Antarctica and Greenland ice sheet melting on track with ‘worst case’ predictions

Bad news, folks. Melting ice sheets in Greenland and Antarctica are on track to meet the United Nations’ “worst-case scenario” predictions, threatening millions of people around the world with severe flooding each year.

At the damning study published in the journal Nature Climate Change, rresearchers at the University of Leeds, UK, and the Danish Meteorological Institute found that melting Antarctica has raised global sea levels by 7.2 millimeters since the ice sheets were first monitored by satellite in the 1990s, while Greenland contributed another 10.6 millimeters. On top of these glacial giants, there are also many smaller glaciers around the world that are also melting and fueling sea level rise.

Altogether, the world’s oceans are rising by 4 millimeters each year as a result of melting ice sheets. If melting continues to increase at this rate, the ice sheets could raise sea levels an additional 17 centimeters by the end of the century, exposing an additional 16 million people to annual coastal flooding and destruction.

This, the researchers say, is almost exactly the “worst case scenario” put forward by the United Nations Intergovernmental Panel on Climate Change (IPCC).

“If ice sheet losses continue to follow our worst-case climate warming scenarios, we should expect an additional 17 centimeters of sea level rise from the ice sheets alone. This is enough to double the frequency of storm flooding in many of the largest in the world. coastal cities,” said Anna Hogg, study co-author and climate researcher at the Leeds School of Earth and Environment, in a declaration.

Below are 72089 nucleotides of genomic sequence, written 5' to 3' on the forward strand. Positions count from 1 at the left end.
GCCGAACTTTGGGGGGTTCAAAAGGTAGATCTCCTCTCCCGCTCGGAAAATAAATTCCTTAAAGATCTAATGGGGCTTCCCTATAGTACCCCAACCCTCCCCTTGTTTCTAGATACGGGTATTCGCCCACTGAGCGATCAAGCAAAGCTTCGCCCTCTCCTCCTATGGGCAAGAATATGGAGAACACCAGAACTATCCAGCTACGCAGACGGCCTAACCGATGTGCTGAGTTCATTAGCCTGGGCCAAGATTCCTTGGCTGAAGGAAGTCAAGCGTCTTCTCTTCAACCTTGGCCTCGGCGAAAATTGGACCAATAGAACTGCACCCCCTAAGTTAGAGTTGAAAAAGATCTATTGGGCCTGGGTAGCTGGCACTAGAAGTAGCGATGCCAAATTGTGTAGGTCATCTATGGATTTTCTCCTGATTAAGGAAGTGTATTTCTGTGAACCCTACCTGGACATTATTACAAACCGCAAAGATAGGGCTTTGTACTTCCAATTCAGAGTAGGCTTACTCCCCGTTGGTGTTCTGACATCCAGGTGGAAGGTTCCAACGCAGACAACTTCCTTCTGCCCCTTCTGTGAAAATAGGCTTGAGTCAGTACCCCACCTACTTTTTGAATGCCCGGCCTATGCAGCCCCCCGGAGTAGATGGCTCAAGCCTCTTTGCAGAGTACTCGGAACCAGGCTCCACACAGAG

There are a number of reasons why the projections appear to have underestimated sea level rise, according to the researchers. On the one hand, existing models do not account for clouds and cloud formation, which help to modulate surface melt. Likewise, many ignore short-term weather events, which are also likely to change in the face of more long-term climate change.

This has some big implications for how the world plans to tackle climate change and the effects it will have on our planet. The IPCC is an attempt to provide the world with scientific information about the risks of human-induced climate change and the way it will affect the natural world and the human world. If we’re already aligned with your worst-case scenarios of sea level rise, that means our guide to avoiding a full-blown climate crisis might need revision.

“While we anticipated that the ice sheets would lose increasing amounts of ice in response to warming oceans and the atmosphere, the rate at which they are melting has accelerated faster than we could have imagined,” explained Dr. climate study and researcher at the Center for Polar Observation and Modeling at the University of Leeds.

“The melt is overtaking the climate models we use to guide us, and we run the risk of not being prepared for the risks posed by sea level rise.”

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